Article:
Tax Law (Questions About Taxes)/S-Corp intracacies
Started IT consulting as a S-corp last year (actual work started Dec2012, but first paycheck landed Jan 1 2013); Contract work ended Apr2013
--I filed an extension on Mar17 (actually Mar 18 because of the timing of the maildrop)
--since I did very brief review of what it meant to be S at the time I started, I think I screwed up: I didn't think quarterly estimates were needed (because everything goes on personal tax form), so what do I need to do now?
--MOST IMPORTANTLY: I grossed 83k on the contract, but since it only lasted ~4 months, do I divide a "fair salary" for what I do by 3? (1/3 of an annual salary) --this toward figuring out my estimate (tax extension) that flows through to my personal taxes
The bigger questions are:
Will you continue to do IT Consulting?
Will you continue to do it in your existing S-Corp?
Before we jump to a conclusion we should know the foundation upon which assumptions are based.
The claim is: "The S-Corp can provide a tax advantage". Does that mean we should do business as a S-Corp?
The correct answer is D, not enough information.
Let's analyze the "tax advantage". From your question I know you already understand some of this nuance. The S-Corp allows for a portion of the total taxable revenue of the business to passed to the owner without being subject to Self Employment tax.
The business makes, $200,000 Gross revenue, has $110,000 in deductible business expenses, leaving $90,000 as taxable revenue. Now for the "Some Portion" part. It would be nice to say 100% passes without payroll taxes. That would put an additional $13,770 in our pocket. Quite a savings. But, that isn't how it works.
WE first have to "EARN". Earn means payroll taxes. we have to earn a "reasonable" salary, thus your question about "Fair Salary". Reasonable salary is commensurate with industry standards, what would you have to pay someone to replace you in the business. Problem?. . .
You are working for the S-Corp even when there is no "Business Income". You are still the president, you are still the guy working to get another contract, etc. So an argument would be that the business would need to use its reserves generated in the first 4 months to provide payroll the rest of the year.
If you were going to claim anything different you need to be confident that you can justify it to an auditor that may not want to believe it. Don't expect your tax preparer to make that argument, you need to be the one that can make it.
83k gross means you had some business deductions throughout the entire year, so your net taxable should be less than that. Let's say it is $70,000. Under the full year income scenario all of that would be considered salary. The S-corp did you no good. So we are back to the question:
"The S-Corp can provide a tax advantage". Does that mean we should do business as a S-Corp?
In the above case the answer is no.
Let's choose an alternate scenario. That you could justify in your own mind that your time was not needed the rest of the year and therefore your income is not a homogenized annual income it is sporadic occasional income. And on one occasion in 2013 you were able to generate $83,000 in 4 months.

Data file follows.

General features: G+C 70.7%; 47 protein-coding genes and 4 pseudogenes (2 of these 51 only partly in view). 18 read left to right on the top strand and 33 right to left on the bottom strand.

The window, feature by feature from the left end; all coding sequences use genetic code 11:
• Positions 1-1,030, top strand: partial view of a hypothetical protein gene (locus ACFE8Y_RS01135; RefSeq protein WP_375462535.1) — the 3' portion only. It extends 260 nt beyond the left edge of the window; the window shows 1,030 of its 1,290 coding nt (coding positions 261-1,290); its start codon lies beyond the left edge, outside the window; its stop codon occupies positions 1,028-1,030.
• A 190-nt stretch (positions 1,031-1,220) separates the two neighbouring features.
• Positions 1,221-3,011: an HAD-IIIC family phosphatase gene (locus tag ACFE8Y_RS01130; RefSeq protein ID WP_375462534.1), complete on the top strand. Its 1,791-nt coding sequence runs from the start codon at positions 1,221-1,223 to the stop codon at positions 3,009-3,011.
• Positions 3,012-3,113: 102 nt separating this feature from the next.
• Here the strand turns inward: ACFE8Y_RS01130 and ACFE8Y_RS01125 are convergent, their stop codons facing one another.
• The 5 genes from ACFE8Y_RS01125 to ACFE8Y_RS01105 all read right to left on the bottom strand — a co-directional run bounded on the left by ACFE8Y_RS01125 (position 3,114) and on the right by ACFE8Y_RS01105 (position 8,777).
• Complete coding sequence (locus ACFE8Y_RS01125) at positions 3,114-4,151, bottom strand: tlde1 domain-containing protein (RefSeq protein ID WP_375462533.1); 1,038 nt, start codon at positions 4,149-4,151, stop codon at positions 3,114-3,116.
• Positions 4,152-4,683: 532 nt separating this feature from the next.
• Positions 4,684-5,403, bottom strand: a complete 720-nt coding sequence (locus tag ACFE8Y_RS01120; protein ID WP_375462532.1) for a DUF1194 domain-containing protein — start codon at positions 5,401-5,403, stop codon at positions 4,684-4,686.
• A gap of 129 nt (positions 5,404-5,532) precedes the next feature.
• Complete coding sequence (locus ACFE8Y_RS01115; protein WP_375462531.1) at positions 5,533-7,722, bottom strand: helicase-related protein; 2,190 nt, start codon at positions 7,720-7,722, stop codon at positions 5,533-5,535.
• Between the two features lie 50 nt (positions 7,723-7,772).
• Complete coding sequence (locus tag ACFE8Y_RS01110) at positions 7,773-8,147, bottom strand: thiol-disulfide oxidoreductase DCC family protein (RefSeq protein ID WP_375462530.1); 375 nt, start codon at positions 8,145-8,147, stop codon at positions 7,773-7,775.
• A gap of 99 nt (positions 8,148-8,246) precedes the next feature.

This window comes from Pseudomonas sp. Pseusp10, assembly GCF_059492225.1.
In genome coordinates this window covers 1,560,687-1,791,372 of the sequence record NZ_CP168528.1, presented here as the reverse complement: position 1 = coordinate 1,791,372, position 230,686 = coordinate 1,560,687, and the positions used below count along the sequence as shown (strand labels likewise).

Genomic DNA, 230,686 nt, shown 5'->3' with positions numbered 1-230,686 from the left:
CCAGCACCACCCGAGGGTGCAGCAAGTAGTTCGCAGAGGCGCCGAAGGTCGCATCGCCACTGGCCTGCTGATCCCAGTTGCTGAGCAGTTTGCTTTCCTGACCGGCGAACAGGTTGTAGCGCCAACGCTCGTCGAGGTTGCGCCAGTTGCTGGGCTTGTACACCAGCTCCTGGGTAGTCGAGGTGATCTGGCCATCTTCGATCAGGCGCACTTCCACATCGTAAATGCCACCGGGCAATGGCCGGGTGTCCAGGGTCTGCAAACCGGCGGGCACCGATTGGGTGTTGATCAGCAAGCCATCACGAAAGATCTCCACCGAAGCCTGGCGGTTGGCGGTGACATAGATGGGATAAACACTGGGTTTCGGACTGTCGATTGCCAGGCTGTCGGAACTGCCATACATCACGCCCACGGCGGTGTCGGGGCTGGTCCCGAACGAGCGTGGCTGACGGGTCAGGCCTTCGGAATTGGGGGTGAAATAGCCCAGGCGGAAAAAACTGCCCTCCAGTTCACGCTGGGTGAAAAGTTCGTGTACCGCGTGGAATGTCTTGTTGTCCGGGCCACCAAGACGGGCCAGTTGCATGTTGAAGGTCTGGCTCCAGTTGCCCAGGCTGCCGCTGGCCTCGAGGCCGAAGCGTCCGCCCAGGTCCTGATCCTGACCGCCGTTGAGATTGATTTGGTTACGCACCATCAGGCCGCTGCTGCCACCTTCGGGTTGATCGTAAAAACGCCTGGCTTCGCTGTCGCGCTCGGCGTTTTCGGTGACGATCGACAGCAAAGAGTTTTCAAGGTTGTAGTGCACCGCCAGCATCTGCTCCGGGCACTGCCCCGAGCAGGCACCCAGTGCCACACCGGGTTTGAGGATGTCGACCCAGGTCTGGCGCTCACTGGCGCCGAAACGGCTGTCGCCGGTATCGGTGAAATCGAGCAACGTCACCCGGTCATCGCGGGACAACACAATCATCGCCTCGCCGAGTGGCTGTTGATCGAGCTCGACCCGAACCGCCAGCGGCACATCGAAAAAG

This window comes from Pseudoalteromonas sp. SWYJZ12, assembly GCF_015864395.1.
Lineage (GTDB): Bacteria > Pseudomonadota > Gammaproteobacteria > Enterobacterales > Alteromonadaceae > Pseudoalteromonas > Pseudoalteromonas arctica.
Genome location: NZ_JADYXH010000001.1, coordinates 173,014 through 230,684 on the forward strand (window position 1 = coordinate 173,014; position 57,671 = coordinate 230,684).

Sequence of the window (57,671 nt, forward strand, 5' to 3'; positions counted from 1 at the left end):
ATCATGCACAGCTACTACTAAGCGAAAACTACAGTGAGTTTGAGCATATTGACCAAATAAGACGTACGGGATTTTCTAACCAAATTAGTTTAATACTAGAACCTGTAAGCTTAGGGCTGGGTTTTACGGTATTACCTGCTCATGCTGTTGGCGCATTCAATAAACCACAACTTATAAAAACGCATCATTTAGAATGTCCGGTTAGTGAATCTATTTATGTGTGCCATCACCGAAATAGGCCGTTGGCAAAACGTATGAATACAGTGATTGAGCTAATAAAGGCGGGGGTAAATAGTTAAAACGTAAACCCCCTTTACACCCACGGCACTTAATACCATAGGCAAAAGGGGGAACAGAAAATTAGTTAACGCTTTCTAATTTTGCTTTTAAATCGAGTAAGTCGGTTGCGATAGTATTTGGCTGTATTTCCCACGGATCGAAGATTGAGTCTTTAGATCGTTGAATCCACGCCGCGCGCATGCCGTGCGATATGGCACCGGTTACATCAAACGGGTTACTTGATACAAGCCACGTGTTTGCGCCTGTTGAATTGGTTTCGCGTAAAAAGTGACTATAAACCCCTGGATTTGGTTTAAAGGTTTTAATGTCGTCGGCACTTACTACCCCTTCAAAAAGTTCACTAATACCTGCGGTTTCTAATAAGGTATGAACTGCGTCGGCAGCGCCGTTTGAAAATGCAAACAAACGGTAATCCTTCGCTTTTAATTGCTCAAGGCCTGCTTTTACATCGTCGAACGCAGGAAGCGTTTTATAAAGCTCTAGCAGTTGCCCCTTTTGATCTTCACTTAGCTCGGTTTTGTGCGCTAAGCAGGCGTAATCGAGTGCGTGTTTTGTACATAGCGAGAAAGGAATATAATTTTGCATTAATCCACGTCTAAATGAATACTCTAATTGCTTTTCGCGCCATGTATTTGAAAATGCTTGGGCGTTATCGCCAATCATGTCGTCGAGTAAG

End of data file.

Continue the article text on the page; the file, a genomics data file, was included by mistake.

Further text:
In that case, the S-Corp could reduce some tax. Does that mean we should do business as a S-Corp? Let's go further before we take that conclusionary leap.
Assume $30,000 for the 4 months was a reasonable salary that you could claim. There are more rules. Over the past 5 years or so, the IRS has codified the "Earned" "passive" ratio that they feel is reasonable. That almost always is 80% earned.
So you can take 20% passive. That same $70,000 times 20% is $14,000. You are trying to save social security and Medicare on $14,000. That is the savings the S-Corp can provide.
15.3% of $14,000 is $2142. That's it. Under the best of circumstances the S-Corp could reduce your taxes by $2,142.
You are still going to pay, your income taxes on $70,000, at your prevailing rate, you are still going to pay payroll taxes on the rest of the $70,000 at 15.3%. You didn't mention if you are married or single, if married does your spouse work. Filing jointly? Did you receive any other income during the year outside of the S-Corp? I'm just to give an estimate. If you are single or your spouse has other income that contributes to your family income and for the other 8 months you had income form a job. then these $70,000 would be attributed to you, at a rate of at least 25% Federal taxes, we know that $56,000 is subject to SE tax of 15.3% so $26068.00 goes to taxes federally and then you also didn't say which state you are in. State taxes are from zero to 12% average is 5%, you can calculate the taxes at that level. 26-34 thousand dollars in taxes and the S-Corp might have reduced it by 2 grand.
What if you hadn't filed the 2553 form that changed your real corporation to a subchapter S corporation?
If you had other income and you didn't really need the IT consulting income to sustain your lifestyle the real corporation might have retained all the money. If it kept all the $70,000 it would have paid federally 15% on the first $50,000 and 25% on the last $20,000. That would be $12,500, add in your state tax rate. . .
There is still $18,000 of money because the it was a real corporation.
If it was your only income, and you needed $50,000 of it to support yourself, then the other $20,000 still wouldn't have paid any SE taxes and wouldn't have been subject to your personal tax rates. NO SE taxes on $14,000, or no SE taxes on $20,000?
No personal income taxes on that $20,000, only lower corporate taxes?
Does that mean we should do business as a S-Corp?
What do you do now?
You have choices, call me.